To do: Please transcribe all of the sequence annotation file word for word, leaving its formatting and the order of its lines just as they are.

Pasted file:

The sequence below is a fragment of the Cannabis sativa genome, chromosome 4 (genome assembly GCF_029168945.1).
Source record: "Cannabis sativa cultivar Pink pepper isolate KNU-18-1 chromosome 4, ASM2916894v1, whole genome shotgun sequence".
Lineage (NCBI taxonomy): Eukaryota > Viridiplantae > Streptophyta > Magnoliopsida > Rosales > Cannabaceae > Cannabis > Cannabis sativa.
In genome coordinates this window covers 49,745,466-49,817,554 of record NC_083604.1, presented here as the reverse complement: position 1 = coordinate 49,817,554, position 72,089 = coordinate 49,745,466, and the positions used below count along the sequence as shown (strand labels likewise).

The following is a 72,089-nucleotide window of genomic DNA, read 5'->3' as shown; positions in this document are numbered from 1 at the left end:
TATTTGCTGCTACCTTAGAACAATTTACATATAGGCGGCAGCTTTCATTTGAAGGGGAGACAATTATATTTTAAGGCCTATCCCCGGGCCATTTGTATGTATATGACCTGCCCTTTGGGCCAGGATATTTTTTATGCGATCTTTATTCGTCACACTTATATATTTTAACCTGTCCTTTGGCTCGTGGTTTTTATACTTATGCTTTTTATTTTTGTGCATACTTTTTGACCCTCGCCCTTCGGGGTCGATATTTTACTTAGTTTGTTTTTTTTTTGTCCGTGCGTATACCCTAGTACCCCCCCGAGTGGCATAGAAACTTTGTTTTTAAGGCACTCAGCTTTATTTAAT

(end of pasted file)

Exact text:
The sequence below is a fragment of the Cannabis sativa genome, chromosome 4 (genome assembly GCF_029168945.1).
Source record: "Cannabis sativa cultivar Pink pepper isolate KNU-18-1 chromosome 4, ASM2916894v1, whole genome shotgun sequence".
Lineage (NCBI taxonomy): Eukaryota > Viridiplantae > Streptophyta > Magnoliopsida > Rosales > Cannabaceae > Cannabis > Cannabis sativa.
In genome coordinates this window covers 49,745,466-49,817,554 of record NC_083604.1, presented here as the reverse complement: position 1 = coordinate 49,817,554, position 72,089 = coordinate 49,745,466, and the positions used below count along the sequence as shown (strand labels likewise).

The following is a 72,089-nucleotide window of genomic DNA, read 5'->3' as shown; positions in this document are numbered from 1 at the left end:
TATTTGCTGCTACCTTAGAACAATTTACATATAGGCGGCAGCTTTCATTTGAAGGGGAGACAATTATATTTTAAGGCCTATCCCCGGGCCATTTGTATGTATATGACCTGCCCTTTGGGCCAGGATATTTTTTATGCGATCTTTATTCGTCACACTTATATATTTTAACCTGTCCTTTGGCTCGTGGTTTTTATACTTATGCTTTTTATTTTTGTGCATACTTTTTGACCCTCGCCCTTCGGGGTCGATATTTTACTTAGTTTGTTTTTTTTTTGTCCGTGCGTATACCCTAGTACCCCCCCGAGTGGCATAGAAACTTTGTTTTTAAGGCACTCAGCTTTATTTAAT